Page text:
Seven years ago, on a weekend like this past one, we would be sitting at The Revolution Cafe in the Mission district. All day. Until about 3am. It was highly unproductive and totally productive. Listening to live music, greeting friends who stopped by. It was the place so many of us would migrate to in the middle of our weekend and then get stuck at as a revolving crew of musicians would show up before gigs, after gigs, and take up the microphone and drop some wizardry down.

Conversations would strike up between unlikely folks, all sitting on the wooden benches that local John Kyle built, before the benches themselves were evicted. We were undocumented, we were hungry and totally full. We were vibrating with a certain cultural evolution that only happens when people have time and space and density to rub up against one another. We were teachers, artists, writers, social workers, librarians, janitors, doctors, students, musicians, seekers, dreamers, busboys, hairdressers, flight attendants, travelers, filmmakers, wanderers. We were bilingual, trilingual, quadrilingual even. Highly unproductive. And pulsing with possibility…(more)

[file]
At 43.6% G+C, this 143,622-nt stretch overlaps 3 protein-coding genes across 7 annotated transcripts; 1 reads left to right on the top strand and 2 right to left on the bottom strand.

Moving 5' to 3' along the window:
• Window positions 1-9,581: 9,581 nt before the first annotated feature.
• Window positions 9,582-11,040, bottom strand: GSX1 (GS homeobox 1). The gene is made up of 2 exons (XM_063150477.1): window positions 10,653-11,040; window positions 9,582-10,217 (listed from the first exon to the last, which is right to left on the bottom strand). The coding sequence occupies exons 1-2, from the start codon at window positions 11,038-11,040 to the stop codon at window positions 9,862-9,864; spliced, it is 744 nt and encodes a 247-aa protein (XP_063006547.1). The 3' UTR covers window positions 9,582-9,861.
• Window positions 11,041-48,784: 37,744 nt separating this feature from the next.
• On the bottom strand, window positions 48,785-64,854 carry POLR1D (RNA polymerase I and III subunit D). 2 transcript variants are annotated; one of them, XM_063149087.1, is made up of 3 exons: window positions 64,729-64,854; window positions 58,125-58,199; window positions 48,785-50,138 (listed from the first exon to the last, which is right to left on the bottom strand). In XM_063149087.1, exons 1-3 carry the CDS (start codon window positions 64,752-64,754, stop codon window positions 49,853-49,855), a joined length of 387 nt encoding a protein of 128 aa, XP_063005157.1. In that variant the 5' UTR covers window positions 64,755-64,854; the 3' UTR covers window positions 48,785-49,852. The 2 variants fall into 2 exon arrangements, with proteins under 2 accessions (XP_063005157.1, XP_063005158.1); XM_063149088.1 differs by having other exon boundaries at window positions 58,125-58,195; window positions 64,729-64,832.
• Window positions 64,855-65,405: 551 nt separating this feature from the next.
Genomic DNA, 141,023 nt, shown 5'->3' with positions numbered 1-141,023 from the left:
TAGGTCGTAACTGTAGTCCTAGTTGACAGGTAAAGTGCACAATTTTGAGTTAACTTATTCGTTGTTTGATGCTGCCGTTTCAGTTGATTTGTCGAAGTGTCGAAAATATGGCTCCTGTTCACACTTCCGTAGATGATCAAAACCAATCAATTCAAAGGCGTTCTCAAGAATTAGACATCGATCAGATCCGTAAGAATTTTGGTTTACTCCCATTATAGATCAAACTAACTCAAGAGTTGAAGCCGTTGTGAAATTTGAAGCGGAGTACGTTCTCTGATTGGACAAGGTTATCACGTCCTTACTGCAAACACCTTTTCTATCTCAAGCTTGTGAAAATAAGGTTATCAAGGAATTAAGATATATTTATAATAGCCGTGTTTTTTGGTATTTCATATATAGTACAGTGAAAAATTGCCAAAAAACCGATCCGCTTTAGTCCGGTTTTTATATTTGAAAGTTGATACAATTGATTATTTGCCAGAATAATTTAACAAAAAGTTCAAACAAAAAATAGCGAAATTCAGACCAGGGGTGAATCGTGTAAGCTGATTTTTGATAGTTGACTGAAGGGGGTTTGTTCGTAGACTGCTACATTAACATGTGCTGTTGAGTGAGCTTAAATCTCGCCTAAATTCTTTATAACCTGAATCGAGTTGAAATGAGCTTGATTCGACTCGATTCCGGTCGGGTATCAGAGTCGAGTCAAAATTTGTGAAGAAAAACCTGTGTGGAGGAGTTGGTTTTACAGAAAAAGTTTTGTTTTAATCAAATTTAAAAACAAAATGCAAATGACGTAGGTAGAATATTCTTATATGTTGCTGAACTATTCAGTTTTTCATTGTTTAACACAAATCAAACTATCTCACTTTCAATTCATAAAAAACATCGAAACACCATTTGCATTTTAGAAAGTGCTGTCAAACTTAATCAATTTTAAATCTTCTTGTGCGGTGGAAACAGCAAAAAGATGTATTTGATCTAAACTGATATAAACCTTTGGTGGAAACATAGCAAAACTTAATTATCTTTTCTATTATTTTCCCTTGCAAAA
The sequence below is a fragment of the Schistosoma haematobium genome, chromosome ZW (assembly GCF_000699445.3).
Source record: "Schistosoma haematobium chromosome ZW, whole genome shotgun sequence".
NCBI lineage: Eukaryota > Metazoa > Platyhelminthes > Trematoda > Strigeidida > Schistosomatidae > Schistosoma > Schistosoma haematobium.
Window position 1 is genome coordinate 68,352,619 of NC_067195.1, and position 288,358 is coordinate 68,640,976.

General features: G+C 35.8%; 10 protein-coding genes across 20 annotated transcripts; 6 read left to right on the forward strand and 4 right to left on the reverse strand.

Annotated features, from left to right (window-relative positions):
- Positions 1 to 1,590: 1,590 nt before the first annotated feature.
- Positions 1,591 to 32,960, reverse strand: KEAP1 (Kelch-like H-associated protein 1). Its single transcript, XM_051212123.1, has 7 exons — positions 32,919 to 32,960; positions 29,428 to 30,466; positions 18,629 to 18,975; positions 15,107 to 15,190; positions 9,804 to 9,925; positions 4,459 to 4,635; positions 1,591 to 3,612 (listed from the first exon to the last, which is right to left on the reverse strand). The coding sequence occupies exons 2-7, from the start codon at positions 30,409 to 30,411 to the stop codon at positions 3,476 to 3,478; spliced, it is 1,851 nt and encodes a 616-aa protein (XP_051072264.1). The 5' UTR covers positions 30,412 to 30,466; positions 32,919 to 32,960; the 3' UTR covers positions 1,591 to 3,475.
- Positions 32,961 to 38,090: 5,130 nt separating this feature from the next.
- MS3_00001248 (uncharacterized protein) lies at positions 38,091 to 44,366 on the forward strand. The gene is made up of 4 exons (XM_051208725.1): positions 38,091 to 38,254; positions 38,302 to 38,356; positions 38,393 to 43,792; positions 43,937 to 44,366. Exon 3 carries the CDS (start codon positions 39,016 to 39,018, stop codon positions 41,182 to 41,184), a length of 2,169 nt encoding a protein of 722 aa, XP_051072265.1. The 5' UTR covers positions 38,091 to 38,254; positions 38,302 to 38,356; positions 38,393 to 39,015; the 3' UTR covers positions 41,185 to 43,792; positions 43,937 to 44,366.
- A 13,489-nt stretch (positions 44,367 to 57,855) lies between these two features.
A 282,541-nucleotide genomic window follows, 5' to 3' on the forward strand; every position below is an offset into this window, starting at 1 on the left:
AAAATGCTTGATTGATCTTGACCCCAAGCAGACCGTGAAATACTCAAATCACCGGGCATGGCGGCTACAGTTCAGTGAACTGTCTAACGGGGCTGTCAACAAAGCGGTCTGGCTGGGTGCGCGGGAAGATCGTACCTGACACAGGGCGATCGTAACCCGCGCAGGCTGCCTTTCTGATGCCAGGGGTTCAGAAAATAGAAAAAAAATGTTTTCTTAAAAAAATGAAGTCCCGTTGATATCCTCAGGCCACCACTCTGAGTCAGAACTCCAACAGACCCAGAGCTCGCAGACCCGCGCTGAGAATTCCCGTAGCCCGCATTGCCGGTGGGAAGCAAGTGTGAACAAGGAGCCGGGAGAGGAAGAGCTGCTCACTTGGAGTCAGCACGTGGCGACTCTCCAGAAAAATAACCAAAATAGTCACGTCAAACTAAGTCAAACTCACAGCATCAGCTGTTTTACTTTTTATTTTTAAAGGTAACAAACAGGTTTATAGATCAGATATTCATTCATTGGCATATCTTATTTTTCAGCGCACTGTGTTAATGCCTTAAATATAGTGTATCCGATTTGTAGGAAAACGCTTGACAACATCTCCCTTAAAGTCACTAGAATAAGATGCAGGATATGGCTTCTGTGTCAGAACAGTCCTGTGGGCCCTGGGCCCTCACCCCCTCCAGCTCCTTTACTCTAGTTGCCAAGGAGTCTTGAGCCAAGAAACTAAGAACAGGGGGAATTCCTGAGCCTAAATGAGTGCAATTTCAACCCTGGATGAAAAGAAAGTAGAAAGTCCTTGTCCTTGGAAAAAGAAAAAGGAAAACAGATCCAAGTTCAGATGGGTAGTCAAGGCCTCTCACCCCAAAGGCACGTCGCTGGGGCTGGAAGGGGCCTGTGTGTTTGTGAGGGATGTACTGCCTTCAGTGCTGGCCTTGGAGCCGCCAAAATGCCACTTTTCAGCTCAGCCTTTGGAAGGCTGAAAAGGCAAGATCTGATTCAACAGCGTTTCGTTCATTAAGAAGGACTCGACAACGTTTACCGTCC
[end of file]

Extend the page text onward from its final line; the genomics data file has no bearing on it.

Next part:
How Quickly a “Genius” Startup Can Tank

By Kevin Montgomery ; VALLEYWAG – EXCERPT

Bloodhound had everything going for it. TechCrunch once hailed the tradeshow app as “genius” and Peter Thiel led a $3 million investment round in the “blowing up” company. So when a landlord drove out apopular arts collective from its home in the heart of the San Francisco’s Mission District, Bloodhound was quick to sign as the new tenant. Fifteen months later, the company is out on the street and being sued for unpaid rent.